Pro-Syrian government militia leader says Afrin will resist neo-Ottoman invasion

by Wladimir van Wilgenburg    

 

Mihrac Ural, a Turkish Alawite, who leads the pro-Syrian government Syrian Resistance group who is wanted by the Turkish government, was interviewed by the Syria expert Aymenn Jawad al-Tamimi last Thursday. Ural said that the Turkish attack on Afrin that started on 20 January will fail.

His group has the goal to ‘return’ the province of Hatay to Syria, also known as Alexandretta, that was given to Turkey by France in 1939.

“And the attack began on Afrin as one of tyrannical oppression, and the neo-Ottomans think that the war will be a picnic, but the Syrian people of Afrin in all its components have resisted this neo-Ottoman imperialist wave,” Ural said.

“[They] have brought down its wing, broken its feet and stopped it despite all the permits that the neo-Ottomans obtained from here and there, as they fell on the mountains of Afrin. And here on the 20th day of this despicable campaign, the dictator Erdogan has not realized any overwhelming victory,” he said.

“The Turkish army is a NATO alliance army, and as the NATO generals have said: 'The cheapest commodity in Turkey is its army.' And this cheap army has been fighting for 40 years with the heroic PKK, facing abominable defeats. And today in Afrin it has been stopped at the point beyond which it cannot pass and cannot obtain any political or military gain before the Syrian people of Afrin in all its components,” he added.

Ural said that the “Syrian Resistance, it supports the people of Afrin in all its components, and as the need arises, we will fight in the positions shoulder to shoulder with our brothers in the struggle.”

The Turkish government was recently angered with Ural’s participation in the Russian-sponsored Sochi congress in January.

The Turkish government has blamed Ural for carrying out an attack in the town of Reyhanli in May 2013 that left dozens of people dead, but Ural denied his involvement. Moreover, pro-Syrian opposition groups accuse him of carrying out killings in the town of Baniyas in May 2013.

“And there is no illegitimate matter for my participation,” Ural said. “I was invited by my state, my Russian friends and the group that I was participating in and on the insistence of all parties,” he said.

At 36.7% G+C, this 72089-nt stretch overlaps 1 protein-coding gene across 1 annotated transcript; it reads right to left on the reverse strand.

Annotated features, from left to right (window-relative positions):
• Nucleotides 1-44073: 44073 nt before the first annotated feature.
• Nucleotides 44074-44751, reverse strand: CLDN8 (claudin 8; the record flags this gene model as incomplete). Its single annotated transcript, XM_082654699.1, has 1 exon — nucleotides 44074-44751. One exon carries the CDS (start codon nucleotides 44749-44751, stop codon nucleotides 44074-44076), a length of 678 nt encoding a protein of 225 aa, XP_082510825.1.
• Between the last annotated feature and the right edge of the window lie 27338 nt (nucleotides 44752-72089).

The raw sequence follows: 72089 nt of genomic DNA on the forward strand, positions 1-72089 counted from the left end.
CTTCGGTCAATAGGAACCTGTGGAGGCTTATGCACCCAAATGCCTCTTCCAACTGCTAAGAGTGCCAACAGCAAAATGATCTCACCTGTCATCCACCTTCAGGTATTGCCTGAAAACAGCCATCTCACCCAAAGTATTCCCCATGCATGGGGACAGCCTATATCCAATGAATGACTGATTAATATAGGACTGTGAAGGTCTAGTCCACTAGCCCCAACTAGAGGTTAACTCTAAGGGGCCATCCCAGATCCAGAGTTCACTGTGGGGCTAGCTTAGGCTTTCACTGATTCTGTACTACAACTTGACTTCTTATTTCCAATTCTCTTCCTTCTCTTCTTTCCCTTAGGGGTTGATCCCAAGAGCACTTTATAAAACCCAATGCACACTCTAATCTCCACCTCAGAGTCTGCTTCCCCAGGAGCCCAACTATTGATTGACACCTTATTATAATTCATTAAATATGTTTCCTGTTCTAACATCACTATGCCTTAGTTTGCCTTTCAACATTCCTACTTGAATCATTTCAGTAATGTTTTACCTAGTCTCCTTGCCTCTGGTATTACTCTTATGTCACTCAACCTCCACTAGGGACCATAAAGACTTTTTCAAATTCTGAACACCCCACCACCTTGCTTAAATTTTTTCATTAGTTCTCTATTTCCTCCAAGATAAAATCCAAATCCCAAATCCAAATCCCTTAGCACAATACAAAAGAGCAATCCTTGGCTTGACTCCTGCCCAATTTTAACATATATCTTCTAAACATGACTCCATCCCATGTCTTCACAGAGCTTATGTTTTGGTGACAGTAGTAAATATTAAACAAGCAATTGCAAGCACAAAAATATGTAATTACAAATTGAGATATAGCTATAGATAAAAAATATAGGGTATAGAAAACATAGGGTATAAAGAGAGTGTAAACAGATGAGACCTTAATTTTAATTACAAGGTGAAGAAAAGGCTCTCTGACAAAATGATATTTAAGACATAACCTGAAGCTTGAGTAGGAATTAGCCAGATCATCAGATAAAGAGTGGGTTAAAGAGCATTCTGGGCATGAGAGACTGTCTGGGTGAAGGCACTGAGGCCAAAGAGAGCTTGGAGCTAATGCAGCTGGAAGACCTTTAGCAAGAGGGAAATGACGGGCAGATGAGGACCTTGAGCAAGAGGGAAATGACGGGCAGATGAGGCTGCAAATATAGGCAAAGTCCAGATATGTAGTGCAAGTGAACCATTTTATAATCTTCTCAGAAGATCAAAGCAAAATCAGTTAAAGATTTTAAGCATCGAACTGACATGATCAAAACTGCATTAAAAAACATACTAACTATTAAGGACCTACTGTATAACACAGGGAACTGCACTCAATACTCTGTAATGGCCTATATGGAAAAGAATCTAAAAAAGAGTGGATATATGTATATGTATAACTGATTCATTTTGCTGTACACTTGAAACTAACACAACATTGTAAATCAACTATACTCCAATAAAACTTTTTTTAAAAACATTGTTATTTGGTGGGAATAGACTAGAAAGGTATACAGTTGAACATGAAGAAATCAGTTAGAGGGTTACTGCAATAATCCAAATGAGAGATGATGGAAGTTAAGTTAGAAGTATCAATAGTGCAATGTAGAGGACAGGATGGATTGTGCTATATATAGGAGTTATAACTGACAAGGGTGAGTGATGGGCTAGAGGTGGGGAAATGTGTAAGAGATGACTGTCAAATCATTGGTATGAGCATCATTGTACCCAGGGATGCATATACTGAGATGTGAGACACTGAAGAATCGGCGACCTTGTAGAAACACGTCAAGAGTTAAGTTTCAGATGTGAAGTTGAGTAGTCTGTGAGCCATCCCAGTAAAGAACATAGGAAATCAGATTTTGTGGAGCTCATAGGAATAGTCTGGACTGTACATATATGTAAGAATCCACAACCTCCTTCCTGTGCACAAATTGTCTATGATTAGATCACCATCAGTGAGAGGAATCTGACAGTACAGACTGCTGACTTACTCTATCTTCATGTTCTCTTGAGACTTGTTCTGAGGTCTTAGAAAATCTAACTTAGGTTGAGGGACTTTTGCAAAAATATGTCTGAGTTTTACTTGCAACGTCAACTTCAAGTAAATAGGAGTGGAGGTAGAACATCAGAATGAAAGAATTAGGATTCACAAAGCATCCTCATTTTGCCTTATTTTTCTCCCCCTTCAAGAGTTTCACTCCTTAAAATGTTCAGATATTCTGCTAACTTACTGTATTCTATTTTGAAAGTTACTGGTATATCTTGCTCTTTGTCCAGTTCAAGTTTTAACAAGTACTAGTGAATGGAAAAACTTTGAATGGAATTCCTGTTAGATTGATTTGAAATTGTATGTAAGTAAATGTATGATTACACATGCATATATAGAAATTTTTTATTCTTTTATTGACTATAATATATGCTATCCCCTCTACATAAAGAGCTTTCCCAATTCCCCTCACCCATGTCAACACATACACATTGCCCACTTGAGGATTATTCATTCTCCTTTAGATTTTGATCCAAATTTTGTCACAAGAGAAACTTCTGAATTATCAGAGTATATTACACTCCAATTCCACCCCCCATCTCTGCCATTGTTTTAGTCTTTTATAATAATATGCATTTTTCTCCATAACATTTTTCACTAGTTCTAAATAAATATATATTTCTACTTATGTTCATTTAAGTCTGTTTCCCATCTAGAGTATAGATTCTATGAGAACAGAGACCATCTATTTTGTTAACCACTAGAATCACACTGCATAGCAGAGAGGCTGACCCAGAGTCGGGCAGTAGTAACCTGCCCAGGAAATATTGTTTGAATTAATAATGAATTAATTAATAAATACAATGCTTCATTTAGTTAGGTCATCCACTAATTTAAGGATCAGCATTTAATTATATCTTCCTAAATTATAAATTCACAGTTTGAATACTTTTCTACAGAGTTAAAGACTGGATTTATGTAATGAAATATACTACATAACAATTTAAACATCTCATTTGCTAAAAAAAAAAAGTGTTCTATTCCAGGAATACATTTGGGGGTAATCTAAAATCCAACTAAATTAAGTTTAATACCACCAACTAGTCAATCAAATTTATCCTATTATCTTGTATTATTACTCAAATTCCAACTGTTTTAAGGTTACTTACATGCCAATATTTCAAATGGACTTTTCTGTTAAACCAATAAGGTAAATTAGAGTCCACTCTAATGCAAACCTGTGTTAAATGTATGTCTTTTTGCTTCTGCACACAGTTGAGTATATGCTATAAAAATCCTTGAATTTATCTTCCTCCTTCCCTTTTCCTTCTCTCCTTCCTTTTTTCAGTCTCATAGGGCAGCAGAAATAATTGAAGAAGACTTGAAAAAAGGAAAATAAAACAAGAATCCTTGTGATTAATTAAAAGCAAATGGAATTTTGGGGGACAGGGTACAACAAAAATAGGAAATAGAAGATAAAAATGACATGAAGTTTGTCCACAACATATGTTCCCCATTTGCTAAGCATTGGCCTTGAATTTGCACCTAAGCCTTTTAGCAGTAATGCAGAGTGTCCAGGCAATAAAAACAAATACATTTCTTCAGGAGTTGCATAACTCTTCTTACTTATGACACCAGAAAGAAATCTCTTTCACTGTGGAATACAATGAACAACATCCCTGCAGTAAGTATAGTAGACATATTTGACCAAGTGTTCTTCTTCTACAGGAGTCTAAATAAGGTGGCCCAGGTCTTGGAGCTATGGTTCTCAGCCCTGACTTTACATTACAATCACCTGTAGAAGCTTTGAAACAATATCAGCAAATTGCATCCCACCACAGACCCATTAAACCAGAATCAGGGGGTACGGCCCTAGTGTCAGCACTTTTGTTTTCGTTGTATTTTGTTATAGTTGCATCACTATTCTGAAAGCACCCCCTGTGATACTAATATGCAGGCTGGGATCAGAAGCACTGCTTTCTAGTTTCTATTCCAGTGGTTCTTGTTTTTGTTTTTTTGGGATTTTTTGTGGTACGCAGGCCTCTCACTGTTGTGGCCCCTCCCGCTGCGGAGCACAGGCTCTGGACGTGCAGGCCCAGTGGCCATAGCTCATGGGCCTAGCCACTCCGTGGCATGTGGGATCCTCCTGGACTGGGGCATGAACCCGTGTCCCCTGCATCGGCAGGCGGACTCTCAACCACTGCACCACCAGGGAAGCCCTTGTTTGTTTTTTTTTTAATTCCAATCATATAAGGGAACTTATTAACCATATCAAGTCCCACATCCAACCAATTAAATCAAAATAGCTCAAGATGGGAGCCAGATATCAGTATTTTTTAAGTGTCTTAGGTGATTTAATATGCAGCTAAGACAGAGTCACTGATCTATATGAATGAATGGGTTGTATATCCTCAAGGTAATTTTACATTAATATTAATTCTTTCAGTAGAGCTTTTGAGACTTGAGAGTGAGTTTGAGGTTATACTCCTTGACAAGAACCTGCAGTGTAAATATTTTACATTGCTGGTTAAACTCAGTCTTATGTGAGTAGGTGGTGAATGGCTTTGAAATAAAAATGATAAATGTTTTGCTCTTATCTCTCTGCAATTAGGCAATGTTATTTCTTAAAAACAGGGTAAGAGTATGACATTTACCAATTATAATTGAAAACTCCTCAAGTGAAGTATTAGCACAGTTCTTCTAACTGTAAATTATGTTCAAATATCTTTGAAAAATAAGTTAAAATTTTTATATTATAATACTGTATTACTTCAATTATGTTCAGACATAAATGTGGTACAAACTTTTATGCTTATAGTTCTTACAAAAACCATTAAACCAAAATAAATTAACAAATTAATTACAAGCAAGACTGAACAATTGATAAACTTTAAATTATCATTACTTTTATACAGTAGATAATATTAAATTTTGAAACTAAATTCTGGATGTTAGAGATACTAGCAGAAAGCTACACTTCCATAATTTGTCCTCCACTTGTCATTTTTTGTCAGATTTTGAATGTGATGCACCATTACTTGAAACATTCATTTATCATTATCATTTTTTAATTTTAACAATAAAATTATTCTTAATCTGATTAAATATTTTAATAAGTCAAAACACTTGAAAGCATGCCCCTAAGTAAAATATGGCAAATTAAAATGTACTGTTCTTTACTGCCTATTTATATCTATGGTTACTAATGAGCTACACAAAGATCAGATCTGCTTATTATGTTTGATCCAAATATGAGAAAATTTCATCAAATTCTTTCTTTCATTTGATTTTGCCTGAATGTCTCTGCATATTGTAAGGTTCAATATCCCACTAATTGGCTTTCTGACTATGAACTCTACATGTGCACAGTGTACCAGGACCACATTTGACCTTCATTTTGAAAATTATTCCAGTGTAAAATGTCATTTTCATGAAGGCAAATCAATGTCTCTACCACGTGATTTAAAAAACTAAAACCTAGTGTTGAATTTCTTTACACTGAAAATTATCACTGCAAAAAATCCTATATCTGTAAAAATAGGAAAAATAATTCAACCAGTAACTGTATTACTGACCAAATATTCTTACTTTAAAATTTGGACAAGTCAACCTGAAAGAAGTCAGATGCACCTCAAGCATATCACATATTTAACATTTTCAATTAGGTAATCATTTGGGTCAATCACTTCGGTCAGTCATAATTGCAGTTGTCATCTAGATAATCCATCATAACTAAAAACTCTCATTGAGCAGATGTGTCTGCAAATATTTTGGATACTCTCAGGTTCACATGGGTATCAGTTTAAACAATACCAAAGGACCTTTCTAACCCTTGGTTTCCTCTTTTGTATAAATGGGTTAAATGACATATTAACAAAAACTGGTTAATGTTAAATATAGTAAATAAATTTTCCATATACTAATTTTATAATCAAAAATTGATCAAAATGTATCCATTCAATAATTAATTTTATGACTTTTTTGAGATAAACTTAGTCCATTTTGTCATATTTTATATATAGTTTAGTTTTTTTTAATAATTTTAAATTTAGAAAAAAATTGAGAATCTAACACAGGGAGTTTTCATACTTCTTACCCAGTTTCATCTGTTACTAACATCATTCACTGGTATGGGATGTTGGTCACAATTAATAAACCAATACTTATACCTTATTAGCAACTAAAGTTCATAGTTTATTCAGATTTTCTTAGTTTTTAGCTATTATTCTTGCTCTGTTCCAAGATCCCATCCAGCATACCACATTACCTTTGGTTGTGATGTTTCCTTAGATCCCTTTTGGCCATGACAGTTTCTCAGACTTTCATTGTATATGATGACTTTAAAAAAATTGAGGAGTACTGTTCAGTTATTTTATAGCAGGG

Aymenn Jawad Al-Tamimi is a fellow at the Middle East Forum says Ural’s comments reflect the policies of the Syrian government.

“I think his stances broadly reflect Syrian government policy as well: in principle willing to intervene but in practice unworkable because it would mean end of Afrin Canton,” he said. “Because Syria wants the government to return to Afrin,” Tamimi added.

“Ural’s dislike of Turkey’s government fundamentally relates to his belief in the need to return the Sanjak of Alexandretta to Syria (Hatay-Antakya area),” he added.

According to Tamimi, Ural played a role in establishing links between the Kurdistan Workers Party (PKK) and the Syrian government in the 1980s.

“As for PKK [Kurdistan Workers Party], he was a key node in the links between it and Hafez al-Assad, and he falls officially on the same far left spectrum and appreciates its fight against the Turkish government,
but notably, he did not comment on the SDF [Syrian Democratic Forces].”

According to Kurdish officials, the Russians demanded from the Syrian Kurds to handover Afrin to the Syrian government, otherwise, they would withdraw their troops from Afrin and let Turkey attack. On 20 January, the Turkish army and it’s rebel proxies attacked Afrin, with silent Russian approval.

Although the Syrian government has condemned the Turkish attacks, it did not stop Turkish jets from attacking Afrin. This although Syria two days before the operation threatened to shoot down Turkish jets in case they would attack Afrin.

The Kurdish People’s Protection Units (YPG) on Saturday said they delivered a heavy blow to the Turkish army by shooting down a Turkish helicopter.

The Turkish army on Saturday said nine Turkish soldiers were killed and 11 others were injured during clashes in the so-called Operation Olive Branch in Afrin.

Jawidan Hasan, a representative of the local self-administration in Iraqi Kurdistan on Friday in a conference said that although the Kurdish forces defending Afrin have much less technology, advances weapons, or soldiers and fighters than Turkey and its rebel proxies, he said the moral of fighters in Afrin is much bigger. “How we succeeded in Kobani, we will succeed in Afrin as well,” he said.

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